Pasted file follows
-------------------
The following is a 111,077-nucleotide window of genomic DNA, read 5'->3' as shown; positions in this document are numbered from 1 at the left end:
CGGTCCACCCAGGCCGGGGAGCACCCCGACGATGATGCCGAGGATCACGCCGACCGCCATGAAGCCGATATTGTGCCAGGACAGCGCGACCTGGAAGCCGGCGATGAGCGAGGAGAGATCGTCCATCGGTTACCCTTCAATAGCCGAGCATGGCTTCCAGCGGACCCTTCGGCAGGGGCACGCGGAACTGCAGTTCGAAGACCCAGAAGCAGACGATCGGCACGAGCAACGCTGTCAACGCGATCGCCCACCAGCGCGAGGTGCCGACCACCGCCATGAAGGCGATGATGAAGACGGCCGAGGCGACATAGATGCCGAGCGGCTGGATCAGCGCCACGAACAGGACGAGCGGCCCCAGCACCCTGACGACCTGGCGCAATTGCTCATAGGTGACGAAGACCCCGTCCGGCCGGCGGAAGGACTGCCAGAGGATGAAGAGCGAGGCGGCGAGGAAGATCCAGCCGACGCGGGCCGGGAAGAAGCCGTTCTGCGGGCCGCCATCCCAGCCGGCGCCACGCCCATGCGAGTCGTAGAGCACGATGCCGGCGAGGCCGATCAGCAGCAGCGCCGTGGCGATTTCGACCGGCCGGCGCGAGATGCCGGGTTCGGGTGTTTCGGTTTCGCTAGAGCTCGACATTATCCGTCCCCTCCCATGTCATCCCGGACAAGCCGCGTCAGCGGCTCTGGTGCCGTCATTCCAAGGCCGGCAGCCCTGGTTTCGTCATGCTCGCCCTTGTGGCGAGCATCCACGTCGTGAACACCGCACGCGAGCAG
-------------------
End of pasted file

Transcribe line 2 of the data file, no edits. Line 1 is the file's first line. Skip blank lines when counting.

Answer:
CGGTCCACCCAGGCCGGGGAGCACCCCGACGATGATGCCGAGGATCACGCCGACCGCCATGAAGCCGATATTGTGCCAGGACAGCGCGACCTGGAAGCCGGCGATGAGCGAGGAGAGATCGTCCATCGGTTACCCTTCAATAGCCGAGCATGGCTTCCAGCGGACCCTTCGGCAGGGGCACGCGGAACTGCAGTTCGAAGACCCAGAAGCAGACGATCGGCACGAGCAACGCTGTCAACGCGATCGCCCACCAGCGCGAGGTGCCGACCACCGCCATGAAGGCGATGATGAAGACGGCCGAGGCGACATAGATGCCGAGCGGCTGGATCAGCGCCACGAACAGGACGAGCGGCCCCAGCACCCTGACGACCTGGCGCAATTGCTCATAGGTGACGAAGACCCCGTCCGGCCGGCGGAAGGACTGCCAGAGGATGAAGAGCGAGGCGGCGAGGAAGATCCAGCCGACGCGGGCCGGGAAGAAGCCGTTCTGCGGGCCGCCATCCCAGCCGGCGCCACGCCCATGCGAGTCGTAGAGCACGATGCCGGCGAGGCCGATCAGCAGCAGCGCCGTGGCGATTTCGACCGGCCGGCGCGAGATGCCGGGTTCGGGTGTTTCGGTTTCGCTAGAGCTCGACATTATCCGTCCCCTCCCATGTCATCCCGGACAAGCCGCGTCAGCGGCTCTGGTGCCGTCATTCCAAGGCCGGCAGCCCTGGTTTCGTCATGCTCGCCCTTGTGGCGAGCATCCACGTCGTGAACACCGCACGCGAGCAG